In the eight HI-USA hostels in Northern California, lodging fees vary depending on location (mid-city or rural setting) as well as the size of the room and its amenities. They range from a low price for a dorm bed of $25.50 per night (at the Pigeon Point lighthouse hostel) to $175 for a double-occupancy room with private bath (at the San Francisco Downtown hostel). At a few hostels, private rooms are able to accommodate up to six people. Stays are generally limited to no more than 14 consecutive days.

Over the course of my afternoon and evening at the Marin Headlands hostel, I hiked the recreation area’s trails, took photos of flora and fauna, and watched sunset light play on the Golden Gate Bridge.

Back in the hostel’s communal room, visitors quietly dined, read, played board games and chatted. I approached one conversation, introduced myself and met Robert Gudanet, 57, a Russian émigré who now lives in Bay Area.

Gudanet told me that his first hostel experience was lodging at the Redwoods Hostel (presently closed for reconstruction) up near the Klamath River some 15 years ago. Since then, he’s stayed at hostels in Nicaragua, Costa Rica and Peru. But he likes to jaunt over here to Marin Headlands for mini-vacations, and simply to socialize with the constant influx of new people.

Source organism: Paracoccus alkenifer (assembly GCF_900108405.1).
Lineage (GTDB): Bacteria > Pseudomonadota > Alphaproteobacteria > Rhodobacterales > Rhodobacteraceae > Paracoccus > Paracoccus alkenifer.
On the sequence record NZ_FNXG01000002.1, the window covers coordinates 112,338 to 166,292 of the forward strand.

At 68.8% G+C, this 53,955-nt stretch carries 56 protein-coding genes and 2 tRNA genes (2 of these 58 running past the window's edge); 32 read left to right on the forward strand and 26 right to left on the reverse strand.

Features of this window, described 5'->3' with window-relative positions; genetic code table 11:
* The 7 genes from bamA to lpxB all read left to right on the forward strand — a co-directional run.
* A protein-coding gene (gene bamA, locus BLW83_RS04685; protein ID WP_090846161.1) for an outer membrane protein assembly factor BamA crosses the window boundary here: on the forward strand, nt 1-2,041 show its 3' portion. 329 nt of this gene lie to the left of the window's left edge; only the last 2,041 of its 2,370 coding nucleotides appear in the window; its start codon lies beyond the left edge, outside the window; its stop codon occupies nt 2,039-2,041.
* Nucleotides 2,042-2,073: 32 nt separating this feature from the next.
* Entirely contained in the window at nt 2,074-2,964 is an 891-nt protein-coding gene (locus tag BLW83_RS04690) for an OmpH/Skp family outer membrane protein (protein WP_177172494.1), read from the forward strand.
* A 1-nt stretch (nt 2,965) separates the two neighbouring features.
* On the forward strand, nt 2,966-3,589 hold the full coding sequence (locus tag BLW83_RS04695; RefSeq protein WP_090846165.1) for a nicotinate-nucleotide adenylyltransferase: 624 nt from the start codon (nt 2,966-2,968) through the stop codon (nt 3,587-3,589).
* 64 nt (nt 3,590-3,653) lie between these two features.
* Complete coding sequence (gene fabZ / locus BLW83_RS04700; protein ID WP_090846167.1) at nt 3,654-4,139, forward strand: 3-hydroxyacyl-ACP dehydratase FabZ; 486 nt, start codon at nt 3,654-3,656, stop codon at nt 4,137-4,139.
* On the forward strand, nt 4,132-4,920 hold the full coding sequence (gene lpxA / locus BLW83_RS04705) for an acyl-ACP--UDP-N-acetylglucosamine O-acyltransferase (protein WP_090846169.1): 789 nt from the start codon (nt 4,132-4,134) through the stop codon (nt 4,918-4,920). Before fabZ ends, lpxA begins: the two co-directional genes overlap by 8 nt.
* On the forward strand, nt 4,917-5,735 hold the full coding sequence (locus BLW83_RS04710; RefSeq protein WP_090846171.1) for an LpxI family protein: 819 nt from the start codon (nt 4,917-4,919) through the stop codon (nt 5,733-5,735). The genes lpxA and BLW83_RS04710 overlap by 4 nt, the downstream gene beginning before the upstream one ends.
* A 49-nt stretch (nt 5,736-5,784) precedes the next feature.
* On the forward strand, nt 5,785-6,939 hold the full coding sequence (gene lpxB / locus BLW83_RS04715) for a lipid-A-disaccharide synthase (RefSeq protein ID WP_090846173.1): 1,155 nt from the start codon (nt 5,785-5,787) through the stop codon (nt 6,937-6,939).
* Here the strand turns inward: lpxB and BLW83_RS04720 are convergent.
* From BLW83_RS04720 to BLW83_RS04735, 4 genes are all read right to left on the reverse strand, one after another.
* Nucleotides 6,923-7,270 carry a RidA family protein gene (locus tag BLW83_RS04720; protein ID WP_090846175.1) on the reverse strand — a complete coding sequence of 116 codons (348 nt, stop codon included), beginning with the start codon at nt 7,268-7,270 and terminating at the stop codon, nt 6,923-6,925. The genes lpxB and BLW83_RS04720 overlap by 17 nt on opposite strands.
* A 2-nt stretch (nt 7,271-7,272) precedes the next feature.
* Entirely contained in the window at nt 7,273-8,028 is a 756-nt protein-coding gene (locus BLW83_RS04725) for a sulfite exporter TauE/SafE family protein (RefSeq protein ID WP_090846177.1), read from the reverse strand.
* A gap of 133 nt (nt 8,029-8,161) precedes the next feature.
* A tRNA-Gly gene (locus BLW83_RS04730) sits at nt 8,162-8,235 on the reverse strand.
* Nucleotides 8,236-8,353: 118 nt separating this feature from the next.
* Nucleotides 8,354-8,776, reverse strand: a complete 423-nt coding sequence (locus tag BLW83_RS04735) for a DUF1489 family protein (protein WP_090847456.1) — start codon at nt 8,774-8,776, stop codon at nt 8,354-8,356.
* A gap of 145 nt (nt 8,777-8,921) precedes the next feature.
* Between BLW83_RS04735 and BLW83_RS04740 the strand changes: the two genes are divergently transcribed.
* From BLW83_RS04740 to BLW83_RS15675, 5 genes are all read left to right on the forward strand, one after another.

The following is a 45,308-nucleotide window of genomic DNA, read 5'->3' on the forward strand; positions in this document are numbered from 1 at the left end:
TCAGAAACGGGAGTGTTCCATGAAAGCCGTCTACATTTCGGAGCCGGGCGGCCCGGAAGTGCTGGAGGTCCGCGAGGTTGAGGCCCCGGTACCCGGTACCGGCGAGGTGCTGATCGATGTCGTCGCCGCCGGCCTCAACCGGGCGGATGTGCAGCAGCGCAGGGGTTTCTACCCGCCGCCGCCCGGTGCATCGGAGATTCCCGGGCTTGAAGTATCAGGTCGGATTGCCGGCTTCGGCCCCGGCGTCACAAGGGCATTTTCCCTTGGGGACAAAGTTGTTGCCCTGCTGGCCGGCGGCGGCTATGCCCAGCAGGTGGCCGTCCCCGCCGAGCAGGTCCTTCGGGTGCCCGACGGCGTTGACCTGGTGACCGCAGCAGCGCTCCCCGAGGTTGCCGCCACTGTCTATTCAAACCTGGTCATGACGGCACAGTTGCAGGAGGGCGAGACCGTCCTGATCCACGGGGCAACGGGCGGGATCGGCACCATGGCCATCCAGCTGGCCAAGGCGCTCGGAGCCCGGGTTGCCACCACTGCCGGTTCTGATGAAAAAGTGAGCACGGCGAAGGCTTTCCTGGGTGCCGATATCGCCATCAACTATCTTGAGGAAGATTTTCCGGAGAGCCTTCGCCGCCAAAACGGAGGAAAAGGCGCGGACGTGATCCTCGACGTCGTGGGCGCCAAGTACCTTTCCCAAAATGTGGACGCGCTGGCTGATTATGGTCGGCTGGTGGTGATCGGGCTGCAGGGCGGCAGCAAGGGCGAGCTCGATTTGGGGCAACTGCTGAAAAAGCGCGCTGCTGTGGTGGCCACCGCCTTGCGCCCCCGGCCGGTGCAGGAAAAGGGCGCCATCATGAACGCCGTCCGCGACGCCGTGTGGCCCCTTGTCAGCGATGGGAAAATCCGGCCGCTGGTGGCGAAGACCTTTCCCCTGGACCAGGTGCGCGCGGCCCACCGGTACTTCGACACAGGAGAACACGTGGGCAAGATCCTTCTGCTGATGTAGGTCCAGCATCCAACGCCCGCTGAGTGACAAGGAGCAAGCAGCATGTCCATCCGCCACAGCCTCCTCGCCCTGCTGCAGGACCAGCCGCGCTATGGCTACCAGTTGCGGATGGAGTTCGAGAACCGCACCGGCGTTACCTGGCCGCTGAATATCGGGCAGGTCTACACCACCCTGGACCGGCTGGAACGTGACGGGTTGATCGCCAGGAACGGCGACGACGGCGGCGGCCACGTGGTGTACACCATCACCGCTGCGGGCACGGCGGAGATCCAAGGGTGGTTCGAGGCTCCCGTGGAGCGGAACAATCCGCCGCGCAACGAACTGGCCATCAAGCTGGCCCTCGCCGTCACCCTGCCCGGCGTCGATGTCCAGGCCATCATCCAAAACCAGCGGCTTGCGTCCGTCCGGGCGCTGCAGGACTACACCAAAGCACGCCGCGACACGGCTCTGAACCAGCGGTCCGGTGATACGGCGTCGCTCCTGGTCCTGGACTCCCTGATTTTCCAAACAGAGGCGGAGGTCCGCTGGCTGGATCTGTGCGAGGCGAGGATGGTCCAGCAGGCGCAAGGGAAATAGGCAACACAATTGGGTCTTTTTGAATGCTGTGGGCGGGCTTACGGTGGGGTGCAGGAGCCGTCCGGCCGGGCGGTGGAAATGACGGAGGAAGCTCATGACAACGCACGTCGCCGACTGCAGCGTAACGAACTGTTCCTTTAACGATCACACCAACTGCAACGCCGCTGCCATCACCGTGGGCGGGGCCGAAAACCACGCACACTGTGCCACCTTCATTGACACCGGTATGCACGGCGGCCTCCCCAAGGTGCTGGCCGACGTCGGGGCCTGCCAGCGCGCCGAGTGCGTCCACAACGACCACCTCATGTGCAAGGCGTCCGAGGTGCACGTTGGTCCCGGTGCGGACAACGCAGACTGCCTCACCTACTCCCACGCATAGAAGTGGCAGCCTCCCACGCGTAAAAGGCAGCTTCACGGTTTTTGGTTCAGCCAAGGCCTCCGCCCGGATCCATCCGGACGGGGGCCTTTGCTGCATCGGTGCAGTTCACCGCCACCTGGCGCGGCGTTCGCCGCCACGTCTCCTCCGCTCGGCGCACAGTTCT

“I don’t just enjoy hostels because they’re affordable, although, of course that’s part of it,” Gudanet said. “But the main thing is, one tends to meet a different type of traveler at hostels. They’re a bit more outgoing, much more outdoorsy, and their minds are far more open.”

Hostels

Info on the eight HI-USA hostels in Northern California, their locations and activities can be found at www.norcalhostels.org. Reservations can also be made easily online, and links are provided to hostels in other regions. The site for the parent organization is www.hiusa.org.

About 300 more hostels operate in the United States, besides the ones run by HI-USA. Many of those can be located through websites, including www.hostelbookers.com, www.hostelworld.com and www.hostels.com.